When I first heard that The House of Mouse was updating their timeless animated feature “Peter Pan” with a live-action offering called “Peter Pan & Wendy,” I was worried the film would be another in a long line of unnecessary remakes; another soulless, pointless cash grab in the vein of the updated versions of “Beauty and the Beast,” “Aladdin,” and “The Lion King,” But ten minutes into the David Lowery film, I realized… that I was absolutely right. “Peter Pan and Wendy” is a colossal waste of time and money, and further proof that Disney, a studio that was once at the forefront of original family entertainment, has completely run out of… well, if not ideas, then certainly nerve.
Let me be clear: I personally have no particular sentimental attachment to the original J.M. Barrie play; nor to the 1953 Disney classic, nor to the countless Neverland (and Neverland-adjacent) cinematic and theatrical adaptations that have been released since, except perhaps for P.J. Hogan’s brilliant but underrated “Peter Pan” from 2003. So my objections to this current film are by no means based on a slavish devotion to what has gone before; rather, they are based on the fact that “Peter Pan and Wendy” is not particularly good.
Still, it’s not quite bad, either— certainly not as bad as Joe Wright’s misguided “Pan” from 2015, which is so unwatchable it seems almost like an elaborate cinematic prank. The universally beloved 1904 story is its strongest suit, and that remains more or less intact, at least in broad terms: Wendy (Ever Anderson), a young girl on the cusp of adulthood, meets Peter Pan (Alexander Molony), a boy who refuses to grow up. With her brothers John (Joshua Pickering) and Michael (Jacob Jupe) in tow, Wendy travels with Peter and the mischievous fairy Tinkerbell (Yara Shahidi) to the magical world of Neverland. There, she encounters the ruthless one-handed pirate Captain Hook (Jude Law) and embarks on an adventure that she will never forget.
Where “Peter Pan and Wendy” falters is not in its story, but in its execution. For one thing, it takes too long to get going, starting as it does with a long scene in which Wendy’s father (Disney muse Alan Tudyk) tells her she needs to grow up, followed immediately after by another long scene in which her mother (Molly Parker) tells her exactly the same thing. Things do not improve when the action finally shifts to Neverland, a supposedly magical place that, aside from looking gorgeous, doesn’t seem magical at all. (Apropos of nothing, it looks pretty much exactly like the island where the elderly Luke Skywalker habitually milked giant space walruses.)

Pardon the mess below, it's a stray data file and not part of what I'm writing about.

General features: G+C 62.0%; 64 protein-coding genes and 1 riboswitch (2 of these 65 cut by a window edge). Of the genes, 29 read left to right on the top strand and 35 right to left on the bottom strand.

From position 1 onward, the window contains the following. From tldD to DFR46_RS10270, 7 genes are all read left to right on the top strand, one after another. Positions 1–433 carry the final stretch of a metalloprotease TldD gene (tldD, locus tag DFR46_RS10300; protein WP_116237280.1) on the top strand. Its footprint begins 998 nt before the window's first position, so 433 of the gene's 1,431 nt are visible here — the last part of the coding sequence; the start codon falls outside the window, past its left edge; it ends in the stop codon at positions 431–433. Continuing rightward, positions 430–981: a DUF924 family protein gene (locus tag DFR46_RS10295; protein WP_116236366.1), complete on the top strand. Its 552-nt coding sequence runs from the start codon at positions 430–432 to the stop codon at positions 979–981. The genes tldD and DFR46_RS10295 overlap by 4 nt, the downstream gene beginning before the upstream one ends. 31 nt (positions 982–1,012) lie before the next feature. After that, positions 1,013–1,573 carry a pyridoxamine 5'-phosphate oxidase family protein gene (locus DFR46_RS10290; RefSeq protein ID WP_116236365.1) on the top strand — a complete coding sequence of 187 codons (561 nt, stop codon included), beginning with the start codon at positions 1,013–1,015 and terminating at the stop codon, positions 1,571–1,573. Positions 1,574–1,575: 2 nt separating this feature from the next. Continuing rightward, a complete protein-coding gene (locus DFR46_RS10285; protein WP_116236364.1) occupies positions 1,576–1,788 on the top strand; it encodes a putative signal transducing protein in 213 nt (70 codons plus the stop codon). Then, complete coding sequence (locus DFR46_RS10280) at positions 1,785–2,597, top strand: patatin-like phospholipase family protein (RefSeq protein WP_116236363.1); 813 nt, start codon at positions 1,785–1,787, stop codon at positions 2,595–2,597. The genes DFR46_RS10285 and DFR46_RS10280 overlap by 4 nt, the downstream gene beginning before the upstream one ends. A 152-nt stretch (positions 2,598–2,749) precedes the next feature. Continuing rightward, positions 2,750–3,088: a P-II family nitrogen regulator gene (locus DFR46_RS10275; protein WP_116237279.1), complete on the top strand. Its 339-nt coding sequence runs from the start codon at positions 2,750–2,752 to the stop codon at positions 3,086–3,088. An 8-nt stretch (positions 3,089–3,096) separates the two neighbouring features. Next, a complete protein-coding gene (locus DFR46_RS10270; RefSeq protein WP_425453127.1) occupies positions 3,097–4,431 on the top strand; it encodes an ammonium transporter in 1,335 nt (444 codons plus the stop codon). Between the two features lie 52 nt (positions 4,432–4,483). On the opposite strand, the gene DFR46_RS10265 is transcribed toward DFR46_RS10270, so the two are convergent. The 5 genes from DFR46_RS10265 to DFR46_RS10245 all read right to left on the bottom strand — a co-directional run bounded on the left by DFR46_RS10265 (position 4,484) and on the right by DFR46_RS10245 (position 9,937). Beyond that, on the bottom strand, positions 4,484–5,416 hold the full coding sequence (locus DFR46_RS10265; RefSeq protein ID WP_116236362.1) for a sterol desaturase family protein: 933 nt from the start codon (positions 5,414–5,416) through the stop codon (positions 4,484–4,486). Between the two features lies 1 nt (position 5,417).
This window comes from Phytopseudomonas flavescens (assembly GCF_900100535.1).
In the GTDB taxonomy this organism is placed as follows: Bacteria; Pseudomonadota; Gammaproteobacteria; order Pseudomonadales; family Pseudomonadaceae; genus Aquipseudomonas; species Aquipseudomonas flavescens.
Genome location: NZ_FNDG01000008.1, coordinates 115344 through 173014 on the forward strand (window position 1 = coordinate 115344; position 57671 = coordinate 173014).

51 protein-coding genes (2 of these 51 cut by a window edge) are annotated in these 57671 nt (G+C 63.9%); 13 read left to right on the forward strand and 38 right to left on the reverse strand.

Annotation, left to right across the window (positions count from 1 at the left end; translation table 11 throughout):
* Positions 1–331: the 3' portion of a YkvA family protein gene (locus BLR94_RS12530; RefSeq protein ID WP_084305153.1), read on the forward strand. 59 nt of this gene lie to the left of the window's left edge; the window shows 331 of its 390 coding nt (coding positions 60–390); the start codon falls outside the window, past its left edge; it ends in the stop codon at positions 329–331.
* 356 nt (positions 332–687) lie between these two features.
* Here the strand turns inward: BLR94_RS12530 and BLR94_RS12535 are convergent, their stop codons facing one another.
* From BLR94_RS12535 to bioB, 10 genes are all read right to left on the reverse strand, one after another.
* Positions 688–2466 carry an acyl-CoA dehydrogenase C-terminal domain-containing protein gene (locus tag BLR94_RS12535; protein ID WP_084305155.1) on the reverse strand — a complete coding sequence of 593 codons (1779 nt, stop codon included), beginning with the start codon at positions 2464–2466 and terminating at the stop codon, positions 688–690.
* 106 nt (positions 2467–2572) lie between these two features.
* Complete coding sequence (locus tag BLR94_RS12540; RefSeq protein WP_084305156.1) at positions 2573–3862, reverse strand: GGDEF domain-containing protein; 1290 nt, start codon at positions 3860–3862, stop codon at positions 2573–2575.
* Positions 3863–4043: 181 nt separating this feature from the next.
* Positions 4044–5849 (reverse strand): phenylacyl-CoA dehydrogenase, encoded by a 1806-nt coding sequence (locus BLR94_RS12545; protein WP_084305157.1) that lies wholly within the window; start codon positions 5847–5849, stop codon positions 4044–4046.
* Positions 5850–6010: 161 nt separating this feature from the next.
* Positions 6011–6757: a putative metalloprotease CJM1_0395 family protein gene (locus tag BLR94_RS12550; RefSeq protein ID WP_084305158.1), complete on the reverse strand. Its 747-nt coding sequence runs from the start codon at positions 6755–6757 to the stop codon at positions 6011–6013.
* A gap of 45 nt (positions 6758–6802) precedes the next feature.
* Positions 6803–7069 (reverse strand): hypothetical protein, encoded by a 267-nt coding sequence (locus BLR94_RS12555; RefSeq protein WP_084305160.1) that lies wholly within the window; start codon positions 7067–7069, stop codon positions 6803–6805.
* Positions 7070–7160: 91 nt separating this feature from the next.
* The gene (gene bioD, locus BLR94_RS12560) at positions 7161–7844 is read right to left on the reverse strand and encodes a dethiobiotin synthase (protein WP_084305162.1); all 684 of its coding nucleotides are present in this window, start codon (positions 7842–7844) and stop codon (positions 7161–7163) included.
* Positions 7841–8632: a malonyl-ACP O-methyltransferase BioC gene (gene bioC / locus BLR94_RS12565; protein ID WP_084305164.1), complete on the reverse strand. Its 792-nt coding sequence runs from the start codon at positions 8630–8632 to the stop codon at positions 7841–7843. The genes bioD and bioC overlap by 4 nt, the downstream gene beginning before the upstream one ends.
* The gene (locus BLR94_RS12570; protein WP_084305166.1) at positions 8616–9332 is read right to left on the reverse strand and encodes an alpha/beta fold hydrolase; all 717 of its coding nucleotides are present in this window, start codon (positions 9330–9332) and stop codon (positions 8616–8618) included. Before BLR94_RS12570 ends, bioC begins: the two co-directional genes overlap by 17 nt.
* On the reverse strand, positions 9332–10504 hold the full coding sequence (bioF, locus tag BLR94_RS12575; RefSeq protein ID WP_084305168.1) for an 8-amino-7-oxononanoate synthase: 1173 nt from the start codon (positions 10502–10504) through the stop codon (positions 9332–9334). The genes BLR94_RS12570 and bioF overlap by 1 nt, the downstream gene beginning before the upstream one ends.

Would that there were something as interesting as giant space walruses in this film! Regrettably, though, even the stuff that’s supposed to be fun to watch… just isn’t. People fly through the air, but there’s no sense of wonder or awe because it all looks extremely fake. There are plenty of action scenes but— perhaps because they involve literal children swinging swords— they’re all very slow and unconvincing. A girl walks the plank… a cannonball pulverizes the top of a mountain… a pirate ship defies gravity… I couldn’t bring myself to care about any of it.
To be fair, Lowery and co-screenwriter Toby Halbrooks do make attempts, here and there, to make the well-worn story more compelling: There’s the fact, for example, that Wendy and her brothers actually know all about the Pan mythology— Neverland, the Lost Boys, Tiger Lily, etc.— long before they ever meet Peter himself. There’s also the inclusion of girls in the Lost Boys, along with characters of varying ethnicities sprinkled throughout the film. Plus there’s the tragic backstory of Peter and Hook, who were once, it seems, the best of friends. Sadly, all of these enhancements turn out to be narrative dead ends. Sure, it’s interesting that Wendy knows all about Peter Pan, but what does that knowledge ultimately contribute to the story? And while adding diversity to the Lost Boys is an admirable thing in itself, doesn’t making some of them girls undercut the whole crucial subplot about them needing Wendy as a surrogate mother? And if Peter and Hook were indeed friends long ago, doesn’t Peter’s current behavior make him kind of … well, an irredeemable, unforgivable jerk? (You don’t agree? Try feeding your best friend’s hand to a crocodile and see if he’ll still answer your calls.)
And while it does have its bright spots— Jude Law, for one, is as compelling as ever, despite an unnecessary prosthetic nose, and Ever Anderson as Wendy has enough charisma to carry the film despite a lackluster Alexander Molony as Peter— “Peter Pan and Wendy,” just like most of the other live action Disney remakes, doesn’t have enough going for it to justify its own existence. And yet Disney, surprise surprise, will keep making these movies, because even the worst of them make boatloads of money. Case in point: “The Little Mermaid” comes out next month, followed by “Snow White and the Seven Dwarfs” next year. Even “Moana,” a film that is not even 10 years old, is getting the live action treatment! How, you may ask, can we end this worrisome trend? Easy: Stop watching these goddamn movies.
(I know I watched this one; but my editor forced me to do it, so it doesn’t count.)
5 crowns: a must-see
4 crowns: excellent
3 crowns: good but not great
2 crowns: just about watchable
1 crown: avoid at all costs
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